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The Luxembourg Gardens. Monument to Chopin Poster

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The Luxembourg Gardens. Monument to Chopin Poster
Custom (77.59cm x 60.96cm)
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Paper Type: Value Poster Paper (Matte)

Your walls are a reflection of you. Give them some personality with your favourite quotes, abstract art or beautiful photography on posters printed by Zazzle! Choose from up to 5 unique paper types and several sizes to create art that’s a perfect representation of you.

  • 122 gsm, 0.19 mm thick poster paper
  • Matte finish with a smooth surface
  • Economical option that delivers sharp, clean images with stunning colour and vibrancy
  • More paper types available under "Paper Options"
  • Add a premium quality frame as an essential accessory
About This Design
The Luxembourg Gardens. Monument to Chopin Poster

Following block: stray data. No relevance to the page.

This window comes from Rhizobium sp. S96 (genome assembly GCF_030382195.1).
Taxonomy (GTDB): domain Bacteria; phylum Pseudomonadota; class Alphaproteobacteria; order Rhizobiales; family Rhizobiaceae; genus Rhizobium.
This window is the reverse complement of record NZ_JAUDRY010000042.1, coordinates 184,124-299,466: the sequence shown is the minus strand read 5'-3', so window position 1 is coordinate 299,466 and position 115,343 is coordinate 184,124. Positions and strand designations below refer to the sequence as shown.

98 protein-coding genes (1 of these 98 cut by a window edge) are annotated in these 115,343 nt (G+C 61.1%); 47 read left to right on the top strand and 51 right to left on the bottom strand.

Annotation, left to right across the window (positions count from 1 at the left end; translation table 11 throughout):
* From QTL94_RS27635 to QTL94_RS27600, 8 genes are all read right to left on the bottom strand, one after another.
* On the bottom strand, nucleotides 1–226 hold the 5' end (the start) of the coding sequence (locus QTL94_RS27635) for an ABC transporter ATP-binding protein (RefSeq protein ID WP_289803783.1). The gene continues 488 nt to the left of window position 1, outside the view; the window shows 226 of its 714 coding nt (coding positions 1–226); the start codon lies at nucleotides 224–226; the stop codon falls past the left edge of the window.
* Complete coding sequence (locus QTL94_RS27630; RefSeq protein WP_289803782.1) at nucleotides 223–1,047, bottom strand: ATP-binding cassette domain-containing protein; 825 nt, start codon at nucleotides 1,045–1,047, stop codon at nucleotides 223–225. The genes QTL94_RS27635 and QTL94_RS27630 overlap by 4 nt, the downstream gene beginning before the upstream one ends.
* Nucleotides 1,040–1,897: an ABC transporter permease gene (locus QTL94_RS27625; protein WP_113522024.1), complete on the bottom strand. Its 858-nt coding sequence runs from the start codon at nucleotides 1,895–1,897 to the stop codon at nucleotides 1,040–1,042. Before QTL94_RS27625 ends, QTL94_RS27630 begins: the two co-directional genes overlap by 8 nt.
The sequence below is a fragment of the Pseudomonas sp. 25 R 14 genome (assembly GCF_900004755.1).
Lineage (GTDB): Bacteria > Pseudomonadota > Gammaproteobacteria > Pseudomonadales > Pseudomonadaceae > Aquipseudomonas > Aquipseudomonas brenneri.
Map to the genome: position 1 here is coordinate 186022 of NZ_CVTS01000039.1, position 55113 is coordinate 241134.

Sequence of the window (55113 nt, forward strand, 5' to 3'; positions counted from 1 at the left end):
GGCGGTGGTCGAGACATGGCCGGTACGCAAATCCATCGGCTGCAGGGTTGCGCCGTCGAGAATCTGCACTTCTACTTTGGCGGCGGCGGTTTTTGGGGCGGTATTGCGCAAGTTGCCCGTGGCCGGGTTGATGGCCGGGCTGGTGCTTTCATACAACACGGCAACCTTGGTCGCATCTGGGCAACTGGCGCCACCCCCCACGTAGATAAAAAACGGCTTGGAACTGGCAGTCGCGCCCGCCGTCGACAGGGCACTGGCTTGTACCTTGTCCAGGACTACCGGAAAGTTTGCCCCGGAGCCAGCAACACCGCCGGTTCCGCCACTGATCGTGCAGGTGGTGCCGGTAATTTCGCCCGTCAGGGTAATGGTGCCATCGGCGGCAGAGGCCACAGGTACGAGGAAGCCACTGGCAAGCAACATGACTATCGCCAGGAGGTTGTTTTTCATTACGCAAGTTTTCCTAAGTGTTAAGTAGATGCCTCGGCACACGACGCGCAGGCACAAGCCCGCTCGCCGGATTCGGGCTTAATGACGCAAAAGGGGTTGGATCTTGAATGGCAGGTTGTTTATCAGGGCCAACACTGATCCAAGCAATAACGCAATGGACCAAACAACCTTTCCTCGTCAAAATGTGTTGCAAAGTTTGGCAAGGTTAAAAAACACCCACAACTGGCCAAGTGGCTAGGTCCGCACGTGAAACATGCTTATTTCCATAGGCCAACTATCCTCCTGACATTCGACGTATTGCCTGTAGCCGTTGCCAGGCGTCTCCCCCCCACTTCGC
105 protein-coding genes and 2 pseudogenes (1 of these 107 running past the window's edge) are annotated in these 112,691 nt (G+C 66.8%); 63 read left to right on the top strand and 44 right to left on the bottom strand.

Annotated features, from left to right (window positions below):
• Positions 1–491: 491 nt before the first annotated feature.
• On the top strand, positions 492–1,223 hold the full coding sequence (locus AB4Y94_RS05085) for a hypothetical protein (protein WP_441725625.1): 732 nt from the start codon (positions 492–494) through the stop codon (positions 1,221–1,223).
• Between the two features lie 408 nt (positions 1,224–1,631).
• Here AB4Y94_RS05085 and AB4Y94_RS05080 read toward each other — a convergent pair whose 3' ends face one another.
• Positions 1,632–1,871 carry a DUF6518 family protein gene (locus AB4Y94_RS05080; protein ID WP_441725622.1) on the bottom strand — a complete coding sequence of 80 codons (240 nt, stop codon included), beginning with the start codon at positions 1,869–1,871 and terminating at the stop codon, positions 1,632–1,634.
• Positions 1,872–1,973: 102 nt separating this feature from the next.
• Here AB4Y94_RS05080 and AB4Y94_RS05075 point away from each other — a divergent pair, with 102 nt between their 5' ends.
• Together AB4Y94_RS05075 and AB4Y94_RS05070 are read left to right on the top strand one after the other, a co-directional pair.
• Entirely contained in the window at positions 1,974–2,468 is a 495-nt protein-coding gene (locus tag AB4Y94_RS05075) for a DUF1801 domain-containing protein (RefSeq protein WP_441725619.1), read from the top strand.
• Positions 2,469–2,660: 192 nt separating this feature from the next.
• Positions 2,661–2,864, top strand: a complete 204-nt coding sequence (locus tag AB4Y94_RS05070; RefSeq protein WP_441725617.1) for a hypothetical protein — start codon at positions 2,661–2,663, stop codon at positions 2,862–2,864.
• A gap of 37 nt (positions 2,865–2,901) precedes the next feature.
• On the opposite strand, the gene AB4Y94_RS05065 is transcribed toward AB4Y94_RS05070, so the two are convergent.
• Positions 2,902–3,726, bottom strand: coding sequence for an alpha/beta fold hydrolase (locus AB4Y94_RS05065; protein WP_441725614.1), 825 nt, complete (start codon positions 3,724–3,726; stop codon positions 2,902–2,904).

Luxembourg Gardens: Monument to Chopin Henri Rousseau(1844-1910) Medium: Oil on canvas Year: 1909 Housed at: Hermitage, St. Petersburg, Russia Recommended printing size at 300 PPI: 14x11 in Closest to original: Approx. 18.5x15 in Maximum at 100 PPI: 42x33 in Before placing your order, select the “Customise it!” button on the lower right below “Add to cart,” then select “Print Options” mid-upper left. Enter one of the dimensions for the desired frame size. Henri Julien Félix Rousseau (May 21, 1844 – September 2, 1910) was a French Post-Impressionist painter in the Naive or Primitive manner.  He was also known as Le Douanier (the customs officer) after his place of employment. Ridiculed during his life, he came to be recognised as a self-taught genius whose works are of high artistic quality. Background Henri Rousseau was born in Laval, Mayenne in the Loire Valley into the family of a plumber. He attended Laval High School as a day student and then as a boarder, after his father became a debtor and his parents had to leave the town upon the seizure of their house. He was mediocre in some subjects at the high school but won prizes for drawing and music. He worked for a lawyer and studied law, but "attempted a small perjury and sought refuge in the army," serving for four years, starting in 1863. With his father's death, Rousseau moved to Paris in 1868 to support his widowed mother as a government employee. In 1871, he was promoted to the toll collector's office in Paris as a tax collector. He started painting seriously in his early forties, and by age 49 he retired from his job to work on his art. His wife died in 1888 and he later remarried. Rousseau claimed he had "no teacher other than nature", although he admitted he had received "some advice" from two established Academic painters, Félix Auguste-Clément and Jean-Léon Gérôme.[9] Essentially he was self-taught and is considered to be a naive or primitive painter. Paintings His best known paintings depict jungle scenes, even though he never left France or saw a jungle. Stories spread by admirers that his army service included the French expeditionary force to Mexico are unfounded. His inspiration came from illustrated books and the botanical gardens in Paris, as well as tableaux of taxidermied wild animals. He had also met soldiers, during his term of service, who had survived the French expedition to Mexico and listened to their stories of the subtropical country they had encountered. To the critic Arsène Alexandre, he described his frequent visits to the Jardin des Plantes: "When I go into the glass houses and I see the strange plants of exotic lands, it seems to me that I enter into a dream." Along with his exotic scenes there was a concurrent output of smaller topographical images of the city and its suburbs. He claimed to have invented a new genre of portrait landscape, which he achieved by starting a painting with a view such as a favourite part of the city, and then depicting a person in the foreground. Criticism and recognition Rousseau's flat, seemingly childish style gave him many critics; people often were shocked by his work or ridiculed it. His ingenuousness was extreme, and he was unaware that establishment artists considered him untutored.[citation needed] He always aspired, in vain, to conventional acceptance.[citation needed]Many observers commented that he painted like a child, but the work shows sophistication with his particular technique. From 1886 he exhibited regularly in the Salon des Indépendants, and, although his work was not placed prominently, it drew an increasing following over the years. Tiger in a Tropical Storm (Surprised!) was exhibited in 1891, and Rousseau received his first serious review, when the young artist Félix Vallotton wrote: "His tiger surprising its prey ought not to be missed; it's the alpha and omega of painting." Yet it was more than a decade before Rousseau returned to depicting his vision of jungles.
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